Enhancing visual data with audio streams can serve manifold purpose like speaker tracking, environment sound recognition for event recognition in surveillance application etc. Environmental sound like that of breaking of glass, dog's barking, screaming of a person, fire alarm, gun firing and similar kind of sounds, if detected and recognized correctly, can give a reasonable degree of confidence in making a decision about 'secure' vs. 'insecure' state [64]. Multimedia researchers have often used early fusion strategy to perform the audiovisual fusion for various problems including speech processing [65] and recognition [66], speaker localization [67] and tracking [68, 69], and monologue detection [70]. In [68], the authors present a method that fuses 2-D object shape and audio information via importance filters. They used audio information to generate an importance sampling function, which guides the random search process of particle filter towards regions of the configuration space likely to contain the true configuration (a speaker). A recent work in [71], describes a process to assimilate data from coarse and medium grain sensors, namely video and audio, and a probabilistic framework to discriminate concurring and contradictory evidences. The authors enlarge the concept to information fusion with the definition of information assimilation: this process includes not only the real-time information fusion but also the integration with the past experience, represented by the surveillance information stored in the system.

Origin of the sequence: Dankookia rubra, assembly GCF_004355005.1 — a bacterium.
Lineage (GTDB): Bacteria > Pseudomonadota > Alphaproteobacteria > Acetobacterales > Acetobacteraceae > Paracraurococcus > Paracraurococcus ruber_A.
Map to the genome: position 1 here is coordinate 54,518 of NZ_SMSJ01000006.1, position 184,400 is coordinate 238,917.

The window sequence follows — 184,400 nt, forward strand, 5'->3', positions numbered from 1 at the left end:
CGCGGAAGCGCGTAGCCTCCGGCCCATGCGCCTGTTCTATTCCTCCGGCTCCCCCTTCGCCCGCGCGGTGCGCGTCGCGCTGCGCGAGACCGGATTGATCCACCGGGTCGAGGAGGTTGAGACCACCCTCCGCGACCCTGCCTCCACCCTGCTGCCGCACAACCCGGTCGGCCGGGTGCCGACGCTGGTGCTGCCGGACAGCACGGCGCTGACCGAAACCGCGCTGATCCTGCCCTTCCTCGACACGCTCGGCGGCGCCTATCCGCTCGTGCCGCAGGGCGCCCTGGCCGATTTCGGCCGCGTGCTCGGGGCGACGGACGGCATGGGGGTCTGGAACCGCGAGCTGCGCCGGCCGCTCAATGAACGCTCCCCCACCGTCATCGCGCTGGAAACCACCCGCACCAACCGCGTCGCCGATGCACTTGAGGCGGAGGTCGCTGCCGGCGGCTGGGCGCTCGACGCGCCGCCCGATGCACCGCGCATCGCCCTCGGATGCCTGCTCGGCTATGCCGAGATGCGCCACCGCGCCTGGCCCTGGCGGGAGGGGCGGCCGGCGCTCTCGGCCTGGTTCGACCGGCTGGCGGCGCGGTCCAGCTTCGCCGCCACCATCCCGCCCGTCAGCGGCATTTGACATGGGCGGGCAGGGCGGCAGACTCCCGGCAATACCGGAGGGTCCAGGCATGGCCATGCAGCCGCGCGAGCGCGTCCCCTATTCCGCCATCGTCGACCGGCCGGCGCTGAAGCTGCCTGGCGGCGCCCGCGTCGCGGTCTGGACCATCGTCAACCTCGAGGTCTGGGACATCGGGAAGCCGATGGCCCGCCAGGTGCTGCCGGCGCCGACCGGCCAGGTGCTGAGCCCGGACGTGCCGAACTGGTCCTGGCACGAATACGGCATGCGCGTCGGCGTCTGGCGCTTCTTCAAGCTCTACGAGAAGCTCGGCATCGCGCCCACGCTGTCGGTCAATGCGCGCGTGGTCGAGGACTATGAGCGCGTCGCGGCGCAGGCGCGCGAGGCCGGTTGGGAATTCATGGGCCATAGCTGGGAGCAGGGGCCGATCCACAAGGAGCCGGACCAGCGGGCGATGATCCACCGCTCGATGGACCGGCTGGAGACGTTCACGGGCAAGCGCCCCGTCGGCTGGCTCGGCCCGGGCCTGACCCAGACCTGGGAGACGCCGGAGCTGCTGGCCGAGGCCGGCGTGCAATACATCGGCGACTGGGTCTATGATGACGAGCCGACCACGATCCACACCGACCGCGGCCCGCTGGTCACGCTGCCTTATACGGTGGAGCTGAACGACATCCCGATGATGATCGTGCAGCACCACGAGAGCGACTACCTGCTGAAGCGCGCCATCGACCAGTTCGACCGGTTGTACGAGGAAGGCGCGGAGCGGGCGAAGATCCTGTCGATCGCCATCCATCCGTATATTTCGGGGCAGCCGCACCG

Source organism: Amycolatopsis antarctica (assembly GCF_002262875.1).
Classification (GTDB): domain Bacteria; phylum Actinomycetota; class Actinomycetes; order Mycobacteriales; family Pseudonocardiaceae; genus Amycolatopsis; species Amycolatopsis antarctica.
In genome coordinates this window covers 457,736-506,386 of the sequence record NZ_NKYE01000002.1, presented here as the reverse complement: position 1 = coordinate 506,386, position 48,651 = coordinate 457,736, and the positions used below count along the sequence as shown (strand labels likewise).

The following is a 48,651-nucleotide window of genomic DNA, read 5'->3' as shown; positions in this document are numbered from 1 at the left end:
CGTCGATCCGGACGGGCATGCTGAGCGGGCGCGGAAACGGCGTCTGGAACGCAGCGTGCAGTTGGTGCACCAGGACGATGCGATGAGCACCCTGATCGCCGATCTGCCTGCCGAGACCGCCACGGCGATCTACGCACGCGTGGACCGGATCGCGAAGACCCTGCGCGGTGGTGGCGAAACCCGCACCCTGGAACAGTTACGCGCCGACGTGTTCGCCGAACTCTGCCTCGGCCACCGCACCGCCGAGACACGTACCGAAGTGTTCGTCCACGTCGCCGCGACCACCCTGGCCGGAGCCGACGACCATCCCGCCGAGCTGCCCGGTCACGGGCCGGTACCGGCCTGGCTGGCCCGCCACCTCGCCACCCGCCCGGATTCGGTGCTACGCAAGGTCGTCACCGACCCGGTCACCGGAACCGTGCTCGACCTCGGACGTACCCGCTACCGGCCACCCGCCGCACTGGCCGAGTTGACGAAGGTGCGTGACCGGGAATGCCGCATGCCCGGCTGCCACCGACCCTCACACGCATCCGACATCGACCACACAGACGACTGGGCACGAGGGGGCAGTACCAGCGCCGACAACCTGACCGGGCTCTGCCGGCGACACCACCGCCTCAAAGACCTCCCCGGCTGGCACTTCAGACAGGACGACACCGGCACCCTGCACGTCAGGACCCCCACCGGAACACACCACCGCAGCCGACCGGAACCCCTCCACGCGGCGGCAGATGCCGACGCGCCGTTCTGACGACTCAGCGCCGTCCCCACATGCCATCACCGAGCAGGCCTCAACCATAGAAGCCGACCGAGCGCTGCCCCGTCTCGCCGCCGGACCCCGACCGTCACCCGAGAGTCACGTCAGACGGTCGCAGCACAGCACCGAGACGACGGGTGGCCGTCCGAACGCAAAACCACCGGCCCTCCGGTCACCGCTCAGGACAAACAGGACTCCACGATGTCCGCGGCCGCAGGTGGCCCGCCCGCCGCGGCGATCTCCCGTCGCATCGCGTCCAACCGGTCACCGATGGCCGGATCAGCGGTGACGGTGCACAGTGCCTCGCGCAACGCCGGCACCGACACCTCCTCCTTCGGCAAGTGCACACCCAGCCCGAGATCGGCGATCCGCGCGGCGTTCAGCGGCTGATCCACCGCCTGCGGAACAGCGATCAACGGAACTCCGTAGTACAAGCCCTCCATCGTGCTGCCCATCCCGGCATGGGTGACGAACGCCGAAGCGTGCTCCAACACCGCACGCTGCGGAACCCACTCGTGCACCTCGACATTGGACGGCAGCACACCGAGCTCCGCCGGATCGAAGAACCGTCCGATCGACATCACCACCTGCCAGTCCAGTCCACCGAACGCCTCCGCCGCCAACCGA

Research in the field of environmental sound recognition is sparse. The majority of auditory research is centered on the identification and recognition of speech signals. Those systems that do exist, work on a very specialized domain like in [72], a system named AutoAlert is presented for automated detection of incidents using HMM, and Canonical Variates Analysis (CVA) to analyze both short-term and time-varying signals that characterize incidents. Cowling, in [73] provides more detailed literature survey, and it also investigates few existing techniques used for sound recognition in speech and music. He then presents a comparison on the accuracy of these techniques, when employed for the problem of non-speech environmental sound classification for autonomous surveillance.